Winter Spamorama (December 2002): Everything started fine at the official semi-annual semester-ending solidarity-building ritual for the Social Psychology and Microsociology area. Everyone was admiring the vegetarian Rice Krispie snowactor that Andrea made, as well as Teddy's smashing vegetarian chili. Then, however, as the snowactor sat joyously on the table, Tom rushed into the room and, with maniacal glee, stabbed it. While such an event might spoil the holiday cheer of lesser areas, Andrea turned it into a pedagogical occasion for SPAM by performing a fascinating public autopsy of the snowactor.
Important lesson that I learned on the drive to Iowa on Christmas Eve: That you continually smell something burning while you are driving should itself be taken as reason enough to get out and inspect things, rather than continuing to drive and waiting for a more visible sign of something wrong. A broken U-joint underneath my car caused the back end of my exhaust system to be in contact with the bottom of my trunk, which, in turn, caused the foam knee and elbow pads in my trunk to melt themselves to the front of my suitcase. Fortunately, my Dad and I were able to use the handy car repair pit he built in back of the garage to wrap enough wire and duct tape around things to make it so I could get back to Madison okay. (Although my Dad did offhandedly warn me not to sit idling anywhere for very long on the drive back, or else I would get carbon monoxide poisoning and die.)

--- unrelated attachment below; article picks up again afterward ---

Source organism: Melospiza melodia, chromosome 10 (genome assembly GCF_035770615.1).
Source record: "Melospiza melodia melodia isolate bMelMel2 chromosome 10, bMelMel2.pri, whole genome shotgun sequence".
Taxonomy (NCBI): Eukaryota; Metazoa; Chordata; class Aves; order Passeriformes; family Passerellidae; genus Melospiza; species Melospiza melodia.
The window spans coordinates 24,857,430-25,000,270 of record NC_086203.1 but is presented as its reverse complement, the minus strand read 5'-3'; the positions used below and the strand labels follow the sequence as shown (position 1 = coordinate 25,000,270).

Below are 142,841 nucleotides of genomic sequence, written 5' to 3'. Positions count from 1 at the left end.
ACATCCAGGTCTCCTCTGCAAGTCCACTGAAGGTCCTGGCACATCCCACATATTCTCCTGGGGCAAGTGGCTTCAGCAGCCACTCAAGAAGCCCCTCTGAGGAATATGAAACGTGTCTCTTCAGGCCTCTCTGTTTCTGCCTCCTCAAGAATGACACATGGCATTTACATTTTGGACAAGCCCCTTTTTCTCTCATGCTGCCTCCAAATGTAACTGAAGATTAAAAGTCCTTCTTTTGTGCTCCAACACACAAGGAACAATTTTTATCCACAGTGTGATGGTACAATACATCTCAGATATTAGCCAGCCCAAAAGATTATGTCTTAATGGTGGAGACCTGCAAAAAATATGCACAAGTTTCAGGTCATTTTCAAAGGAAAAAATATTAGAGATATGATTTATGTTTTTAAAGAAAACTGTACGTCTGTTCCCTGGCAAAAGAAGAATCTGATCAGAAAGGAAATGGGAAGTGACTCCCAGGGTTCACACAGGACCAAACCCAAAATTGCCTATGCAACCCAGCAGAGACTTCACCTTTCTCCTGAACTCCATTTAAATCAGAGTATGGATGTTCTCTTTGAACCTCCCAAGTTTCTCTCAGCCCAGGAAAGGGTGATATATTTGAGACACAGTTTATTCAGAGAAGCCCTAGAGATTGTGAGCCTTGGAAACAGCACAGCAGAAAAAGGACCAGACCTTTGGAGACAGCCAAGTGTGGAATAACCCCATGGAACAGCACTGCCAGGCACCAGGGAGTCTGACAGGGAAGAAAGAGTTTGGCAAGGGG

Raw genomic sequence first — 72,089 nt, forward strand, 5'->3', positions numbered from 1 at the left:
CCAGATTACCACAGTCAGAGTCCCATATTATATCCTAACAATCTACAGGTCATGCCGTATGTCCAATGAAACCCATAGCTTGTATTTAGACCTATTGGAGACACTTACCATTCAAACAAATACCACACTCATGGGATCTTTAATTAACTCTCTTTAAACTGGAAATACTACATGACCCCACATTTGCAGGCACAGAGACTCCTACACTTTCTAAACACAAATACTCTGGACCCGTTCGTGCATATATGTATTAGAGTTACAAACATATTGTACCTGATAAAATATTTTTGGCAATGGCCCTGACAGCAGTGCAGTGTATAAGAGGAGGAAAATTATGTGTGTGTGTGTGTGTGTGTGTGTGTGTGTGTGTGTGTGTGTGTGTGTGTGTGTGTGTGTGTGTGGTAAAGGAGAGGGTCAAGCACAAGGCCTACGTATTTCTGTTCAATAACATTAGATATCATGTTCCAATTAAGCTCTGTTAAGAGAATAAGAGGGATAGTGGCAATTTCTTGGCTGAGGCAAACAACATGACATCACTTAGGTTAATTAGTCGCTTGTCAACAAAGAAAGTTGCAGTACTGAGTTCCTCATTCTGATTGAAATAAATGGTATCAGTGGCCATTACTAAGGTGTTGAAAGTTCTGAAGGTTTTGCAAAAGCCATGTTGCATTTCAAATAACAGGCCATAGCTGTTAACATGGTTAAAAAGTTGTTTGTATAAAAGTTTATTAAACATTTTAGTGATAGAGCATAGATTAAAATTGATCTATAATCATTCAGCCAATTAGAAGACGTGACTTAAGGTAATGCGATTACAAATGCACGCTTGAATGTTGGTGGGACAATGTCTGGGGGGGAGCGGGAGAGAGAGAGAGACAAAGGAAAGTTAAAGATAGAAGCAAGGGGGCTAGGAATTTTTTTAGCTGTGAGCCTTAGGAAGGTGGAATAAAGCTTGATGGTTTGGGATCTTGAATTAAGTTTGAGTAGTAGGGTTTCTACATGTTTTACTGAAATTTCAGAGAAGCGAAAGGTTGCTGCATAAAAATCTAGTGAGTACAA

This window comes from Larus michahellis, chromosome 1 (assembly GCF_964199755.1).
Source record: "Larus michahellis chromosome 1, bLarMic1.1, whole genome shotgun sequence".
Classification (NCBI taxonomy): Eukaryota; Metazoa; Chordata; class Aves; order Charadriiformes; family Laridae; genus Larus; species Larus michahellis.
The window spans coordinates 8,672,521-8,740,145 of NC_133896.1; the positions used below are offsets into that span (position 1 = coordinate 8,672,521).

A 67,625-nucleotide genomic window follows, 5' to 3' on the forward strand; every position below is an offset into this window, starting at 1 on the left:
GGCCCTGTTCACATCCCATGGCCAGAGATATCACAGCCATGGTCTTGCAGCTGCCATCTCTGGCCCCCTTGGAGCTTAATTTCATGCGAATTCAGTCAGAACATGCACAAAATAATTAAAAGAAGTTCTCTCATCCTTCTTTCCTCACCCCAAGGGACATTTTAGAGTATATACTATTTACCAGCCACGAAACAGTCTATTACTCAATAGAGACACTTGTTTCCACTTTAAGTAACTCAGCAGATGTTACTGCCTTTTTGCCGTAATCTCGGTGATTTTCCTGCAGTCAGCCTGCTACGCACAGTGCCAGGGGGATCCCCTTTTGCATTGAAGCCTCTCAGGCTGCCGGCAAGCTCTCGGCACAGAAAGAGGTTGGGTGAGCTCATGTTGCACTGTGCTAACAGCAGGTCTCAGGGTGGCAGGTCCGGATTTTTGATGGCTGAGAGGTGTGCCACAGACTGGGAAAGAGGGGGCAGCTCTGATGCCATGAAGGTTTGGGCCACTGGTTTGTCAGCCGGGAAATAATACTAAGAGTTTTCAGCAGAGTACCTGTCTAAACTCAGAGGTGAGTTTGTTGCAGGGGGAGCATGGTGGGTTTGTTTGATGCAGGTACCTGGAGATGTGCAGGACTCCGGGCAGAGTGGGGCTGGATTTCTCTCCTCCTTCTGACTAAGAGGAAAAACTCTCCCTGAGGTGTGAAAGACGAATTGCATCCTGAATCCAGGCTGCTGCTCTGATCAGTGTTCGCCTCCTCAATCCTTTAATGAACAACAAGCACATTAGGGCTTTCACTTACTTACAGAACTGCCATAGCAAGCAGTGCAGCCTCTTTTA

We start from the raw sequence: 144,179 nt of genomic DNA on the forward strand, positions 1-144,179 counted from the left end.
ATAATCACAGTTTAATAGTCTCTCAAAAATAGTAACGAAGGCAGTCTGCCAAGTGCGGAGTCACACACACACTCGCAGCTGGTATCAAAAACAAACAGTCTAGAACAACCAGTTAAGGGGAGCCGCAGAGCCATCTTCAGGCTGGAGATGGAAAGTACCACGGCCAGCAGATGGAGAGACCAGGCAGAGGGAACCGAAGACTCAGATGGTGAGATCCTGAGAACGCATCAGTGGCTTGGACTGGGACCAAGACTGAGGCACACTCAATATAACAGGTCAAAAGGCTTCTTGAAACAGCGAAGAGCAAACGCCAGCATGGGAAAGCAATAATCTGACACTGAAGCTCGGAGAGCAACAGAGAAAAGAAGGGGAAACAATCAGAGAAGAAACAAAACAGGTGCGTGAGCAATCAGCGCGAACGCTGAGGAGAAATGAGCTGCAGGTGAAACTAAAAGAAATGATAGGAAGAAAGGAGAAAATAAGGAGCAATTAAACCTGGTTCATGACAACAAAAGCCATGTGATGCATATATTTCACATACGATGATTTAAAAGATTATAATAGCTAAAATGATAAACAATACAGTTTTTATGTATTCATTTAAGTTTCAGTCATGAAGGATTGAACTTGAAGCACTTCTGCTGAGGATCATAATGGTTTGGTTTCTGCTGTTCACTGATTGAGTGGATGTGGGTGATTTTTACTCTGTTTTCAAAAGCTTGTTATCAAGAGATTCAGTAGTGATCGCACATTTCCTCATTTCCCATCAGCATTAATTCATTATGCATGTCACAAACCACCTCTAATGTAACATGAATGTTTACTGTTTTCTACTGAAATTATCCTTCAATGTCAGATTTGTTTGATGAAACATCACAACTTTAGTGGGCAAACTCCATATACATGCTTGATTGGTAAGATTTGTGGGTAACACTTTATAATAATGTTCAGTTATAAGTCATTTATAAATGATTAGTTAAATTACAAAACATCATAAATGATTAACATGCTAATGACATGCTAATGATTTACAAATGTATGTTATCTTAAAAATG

Christmas at the Freese Family Farm was marked once again by controversy over Jeremy's persnickety insistence that my stuffing made with turkey broth is technically not "vegetarian." (My mother and I later posed for a photograph anyway despite our earlier fisticuffs over the stuffing.) On the presents side: my sister Peg strikes a Karate Kid pose with the "Happy Feet" booties I gave her; my sister gleefully Sandy grinds up the pet hamster we'd all become bored with using the "Cheese Mill" that I gave her; my niece Jamie tries to determine whether--as TV commercials apparently claim--you can really use "The Shark" mini-vacuum cleaner to pick up a bowling ball (verdict: not with the usual attachments, anyway).